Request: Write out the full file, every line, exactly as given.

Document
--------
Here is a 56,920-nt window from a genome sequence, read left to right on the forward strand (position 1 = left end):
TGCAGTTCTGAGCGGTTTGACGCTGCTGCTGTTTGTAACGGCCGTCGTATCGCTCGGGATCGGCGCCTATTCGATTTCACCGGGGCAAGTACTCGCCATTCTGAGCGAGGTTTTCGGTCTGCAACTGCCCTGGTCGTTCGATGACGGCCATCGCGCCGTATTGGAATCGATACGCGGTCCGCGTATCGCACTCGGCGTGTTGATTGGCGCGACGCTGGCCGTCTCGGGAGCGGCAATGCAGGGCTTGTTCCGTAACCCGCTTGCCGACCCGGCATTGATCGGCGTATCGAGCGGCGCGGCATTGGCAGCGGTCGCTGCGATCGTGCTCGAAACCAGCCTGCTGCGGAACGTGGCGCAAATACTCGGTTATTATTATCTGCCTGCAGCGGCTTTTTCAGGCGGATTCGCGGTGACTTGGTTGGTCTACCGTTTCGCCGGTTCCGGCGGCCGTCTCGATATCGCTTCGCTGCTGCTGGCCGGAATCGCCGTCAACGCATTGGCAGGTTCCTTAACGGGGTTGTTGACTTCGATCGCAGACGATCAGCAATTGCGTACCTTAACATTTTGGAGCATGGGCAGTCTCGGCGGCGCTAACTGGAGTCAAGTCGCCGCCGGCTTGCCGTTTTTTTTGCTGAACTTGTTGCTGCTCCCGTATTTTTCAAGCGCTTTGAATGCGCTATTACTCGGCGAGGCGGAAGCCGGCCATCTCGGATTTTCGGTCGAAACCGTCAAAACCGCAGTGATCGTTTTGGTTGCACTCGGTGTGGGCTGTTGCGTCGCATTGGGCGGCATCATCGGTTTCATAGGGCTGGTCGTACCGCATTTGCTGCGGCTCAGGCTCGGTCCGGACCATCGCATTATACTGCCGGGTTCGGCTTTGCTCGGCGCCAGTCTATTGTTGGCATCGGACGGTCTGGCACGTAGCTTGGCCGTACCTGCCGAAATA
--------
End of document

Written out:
Here is a 56,920-nt window from a genome sequence, read left to right on the forward strand (position 1 = left end):
TGCAGTTCTGAGCGGTTTGACGCTGCTGCTGTTTGTAACGGCCGTCGTATCGCTCGGGATCGGCGCCTATTCGATTTCACCGGGGCAAGTACTCGCCATTCTGAGCGAGGTTTTCGGTCTGCAACTGCCCTGGTCGTTCGATGACGGCCATCGCGCCGTATTGGAATCGATACGCGGTCCGCGTATCGCACTCGGCGTGTTGATTGGCGCGACGCTGGCCGTCTCGGGAGCGGCAATGCAGGGCTTGTTCCGTAACCCGCTTGCCGACCCGGCATTGATCGGCGTATCGAGCGGCGCGGCATTGGCAGCGGTCGCTGCGATCGTGCTCGAAACCAGCCTGCTGCGGAACGTGGCGCAAATACTCGGTTATTATTATCTGCCTGCAGCGGCTTTTTCAGGCGGATTCGCGGTGACTTGGTTGGTCTACCGTTTCGCCGGTTCCGGCGGCCGTCTCGATATCGCTTCGCTGCTGCTGGCCGGAATCGCCGTCAACGCATTGGCAGGTTCCTTAACGGGGTTGTTGACTTCGATCGCAGACGATCAGCAATTGCGTACCTTAACATTTTGGAGCATGGGCAGTCTCGGCGGCGCTAACTGGAGTCAAGTCGCCGCCGGCTTGCCGTTTTTTTTGCTGAACTTGTTGCTGCTCCCGTATTTTTCAAGCGCTTTGAATGCGCTATTACTCGGCGAGGCGGAAGCCGGCCATCTCGGATTTTCGGTCGAAACCGTCAAAACCGCAGTGATCGTTTTGGTTGCACTCGGTGTGGGCTGTTGCGTCGCATTGGGCGGCATCATCGGTTTCATAGGGCTGGTCGTACCGCATTTGCTGCGGCTCAGGCTCGGTCCGGACCATCGCATTATACTGCCGGGTTCGGCTTTGCTCGGCGCCAGTCTATTGTTGGCATCGGACGGTCTGGCACGTAGCTTGGCCGTACCTGCCGAAATA